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Business loves Valentine's Day

By Shi Jing and Li Xinzhu  (China Daily)

09:49, February 14, 2013

Bouquets decorated with dolls are seen outside a flower shop in Yinchuan, capital of northwest China's Ningxia Hui Autonomous Region, Feb. 13, 2013. Florists in Yinchuan began their preparation of bouquets for the upcoming Valentine's Day. (Xinhua/Peng Zhaozhi)

Date clash with traditional festival gives shops a truly romantic outlook

Any concerns that Valentine's Day clashing with the Spring Festival holiday might hurt business have been allayed as both retailers and restaurateurs report good turnover. It could even be said that the two dates are perfect partners and suit each other down to the ground.

Valentine's Day gifts and packages, ranging from 100 yuan ($16) to 1,000 yuan, at a boutique design store are in great demand.

Wang Yang, store owner and designer, believes the date clash has actually helped business.

"Valentine's Day falling during Spring Festival this year allows customers more time for shopping," said Wang.

Chain restaurant Glo London in downtown Shanghai reopens on Valentine's Day after a five-day holiday break. Their two-course dinner is priced at 299 yuan for each diner and a four-course meal costs 399 yuan.

Both meal deals have whetted the appetite of customers, said Lu Qiulin, restaurant communications manager.

Well-established hotel groups are always popular during holidays.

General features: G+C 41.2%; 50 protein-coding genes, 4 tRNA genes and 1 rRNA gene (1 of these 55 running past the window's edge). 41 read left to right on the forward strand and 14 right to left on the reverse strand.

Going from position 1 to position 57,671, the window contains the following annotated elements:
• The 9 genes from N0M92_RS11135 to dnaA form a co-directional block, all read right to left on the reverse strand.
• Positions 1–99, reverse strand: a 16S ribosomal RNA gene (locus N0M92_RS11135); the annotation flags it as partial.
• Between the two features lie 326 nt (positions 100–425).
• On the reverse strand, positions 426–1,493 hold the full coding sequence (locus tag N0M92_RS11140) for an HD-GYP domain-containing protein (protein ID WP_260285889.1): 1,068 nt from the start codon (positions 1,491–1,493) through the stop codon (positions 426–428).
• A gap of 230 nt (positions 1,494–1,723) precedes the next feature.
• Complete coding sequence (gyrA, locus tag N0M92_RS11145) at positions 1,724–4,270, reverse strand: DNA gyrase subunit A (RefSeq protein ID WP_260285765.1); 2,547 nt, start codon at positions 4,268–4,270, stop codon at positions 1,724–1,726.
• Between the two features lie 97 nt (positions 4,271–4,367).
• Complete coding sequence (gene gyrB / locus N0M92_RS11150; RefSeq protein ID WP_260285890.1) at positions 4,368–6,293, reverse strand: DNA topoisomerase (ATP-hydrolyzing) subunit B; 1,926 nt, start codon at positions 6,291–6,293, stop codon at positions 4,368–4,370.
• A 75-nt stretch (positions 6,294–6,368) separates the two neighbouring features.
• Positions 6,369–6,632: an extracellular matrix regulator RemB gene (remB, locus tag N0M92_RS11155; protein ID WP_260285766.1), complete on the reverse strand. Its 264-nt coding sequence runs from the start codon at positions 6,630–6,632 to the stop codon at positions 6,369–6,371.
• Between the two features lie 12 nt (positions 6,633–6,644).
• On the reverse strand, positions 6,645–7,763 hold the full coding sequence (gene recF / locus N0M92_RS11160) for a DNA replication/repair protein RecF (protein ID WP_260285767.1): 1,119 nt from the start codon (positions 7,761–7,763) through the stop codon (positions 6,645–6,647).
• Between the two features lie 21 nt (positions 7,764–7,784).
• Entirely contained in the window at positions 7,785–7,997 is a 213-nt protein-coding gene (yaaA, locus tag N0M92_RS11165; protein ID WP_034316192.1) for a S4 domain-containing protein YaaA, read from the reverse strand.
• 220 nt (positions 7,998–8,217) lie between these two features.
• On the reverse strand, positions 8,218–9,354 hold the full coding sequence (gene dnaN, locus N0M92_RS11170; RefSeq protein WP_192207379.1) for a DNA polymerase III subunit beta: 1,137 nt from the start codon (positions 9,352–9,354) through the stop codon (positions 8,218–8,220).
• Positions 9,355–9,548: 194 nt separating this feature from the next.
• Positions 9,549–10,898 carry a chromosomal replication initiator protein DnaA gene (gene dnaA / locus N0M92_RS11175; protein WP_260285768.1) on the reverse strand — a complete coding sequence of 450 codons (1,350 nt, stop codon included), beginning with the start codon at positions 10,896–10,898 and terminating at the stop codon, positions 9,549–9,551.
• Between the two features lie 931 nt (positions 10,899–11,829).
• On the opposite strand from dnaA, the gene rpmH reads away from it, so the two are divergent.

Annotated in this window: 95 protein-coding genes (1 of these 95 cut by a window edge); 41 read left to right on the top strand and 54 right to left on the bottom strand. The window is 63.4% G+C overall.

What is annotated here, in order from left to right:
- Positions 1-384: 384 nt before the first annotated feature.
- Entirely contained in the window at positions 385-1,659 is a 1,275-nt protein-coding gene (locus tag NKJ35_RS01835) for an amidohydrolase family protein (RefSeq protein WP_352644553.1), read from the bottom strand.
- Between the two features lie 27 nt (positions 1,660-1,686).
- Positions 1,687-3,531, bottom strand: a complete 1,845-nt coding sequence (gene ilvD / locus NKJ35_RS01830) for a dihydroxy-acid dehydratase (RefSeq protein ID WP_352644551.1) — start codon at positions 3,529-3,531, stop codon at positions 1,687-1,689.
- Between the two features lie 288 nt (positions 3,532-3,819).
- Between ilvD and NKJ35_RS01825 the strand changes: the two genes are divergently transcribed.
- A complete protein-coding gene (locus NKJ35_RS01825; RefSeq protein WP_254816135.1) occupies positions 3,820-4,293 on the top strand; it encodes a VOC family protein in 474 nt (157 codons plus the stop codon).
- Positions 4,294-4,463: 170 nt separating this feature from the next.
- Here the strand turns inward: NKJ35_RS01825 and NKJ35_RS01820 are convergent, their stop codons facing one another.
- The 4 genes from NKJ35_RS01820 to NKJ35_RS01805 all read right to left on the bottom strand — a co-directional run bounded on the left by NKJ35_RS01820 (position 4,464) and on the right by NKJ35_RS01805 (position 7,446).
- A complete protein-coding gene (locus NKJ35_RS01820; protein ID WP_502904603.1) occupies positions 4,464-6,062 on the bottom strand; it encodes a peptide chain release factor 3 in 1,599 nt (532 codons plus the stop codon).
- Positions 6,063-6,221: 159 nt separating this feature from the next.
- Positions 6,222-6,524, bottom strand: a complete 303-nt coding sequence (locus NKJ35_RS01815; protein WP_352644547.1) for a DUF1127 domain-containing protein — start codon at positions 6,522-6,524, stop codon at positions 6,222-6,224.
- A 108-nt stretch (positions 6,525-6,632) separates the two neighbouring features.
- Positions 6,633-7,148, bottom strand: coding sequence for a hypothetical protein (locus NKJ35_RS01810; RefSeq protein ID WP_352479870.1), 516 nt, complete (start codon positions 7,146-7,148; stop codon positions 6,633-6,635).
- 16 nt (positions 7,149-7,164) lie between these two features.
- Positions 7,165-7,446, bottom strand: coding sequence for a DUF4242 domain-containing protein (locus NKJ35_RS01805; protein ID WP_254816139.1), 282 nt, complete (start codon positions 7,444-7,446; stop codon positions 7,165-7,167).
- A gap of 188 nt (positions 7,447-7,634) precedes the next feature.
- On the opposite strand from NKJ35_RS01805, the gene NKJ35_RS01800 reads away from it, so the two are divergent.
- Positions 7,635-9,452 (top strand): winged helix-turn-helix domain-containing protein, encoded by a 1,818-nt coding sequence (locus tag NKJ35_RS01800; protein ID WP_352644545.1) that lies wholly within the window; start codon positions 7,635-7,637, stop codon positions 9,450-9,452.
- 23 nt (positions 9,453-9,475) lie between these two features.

Sir Elly's restaurant at The Peninsula Shanghai also reports a huge demand for their dinners priced at 1,780 yuan, and 2,580 yuan with wine.

Chen Miaofeng, communications manager at The Peninsula, said "all tables will be booked before Valentine's night. Prices at the YiLong Court restaurant are 1,280 yuan per person and 1,580 yuan with wine."

The Waldorf Astoria Shanghai on the Bund is also expecting a bumper turnout as the spirit of romance captures the young and the young at heart.

Spring Festival doesn't really factor into the equation but Valentine's Day does, said Cao Ni, the hotel's public relations manager.

"Young people want to spend a romantic night in an elegant restaurant."

The sense of optimism was echoed by Ma Yanjing, marketing and communications manager at The Puli in downtown Shanghai

"We expect this year's Valentine's to be as good as last year's when we were fully booked."

A three-course dinner will cost 568 yuan each person, and another 298 yuan will be charged if the customer would like to have three glasses of wine. The surcharge will be 15 percent.

"Valentine's Day coinciding with the Spring Festival has probably helped table reservations," Ma said.

Florists expect business to blossom after a withering few months. Sales at the Cao Jia Du flower market in downtown Shanghai are reportedly down by 60 percent this year.

Online florist Chu Jian, based in Guangzhou, has been receiving a lot of inquiries recently and business is unpredictable.

Business owner Gu Yidan explains that holiday wages can be expensive.

"Online florists flourished last year, the brick-and-mortar stores felt our presence. But labor costs are much higher during holidays, therefore we won't be receiving many orders. In that sense, the timing of the festival is important. But we hope, and are confident, that business will pick up later.

"We have quite a number of customers outside Guangzhou. And many will celebrate after Valentine's Day."

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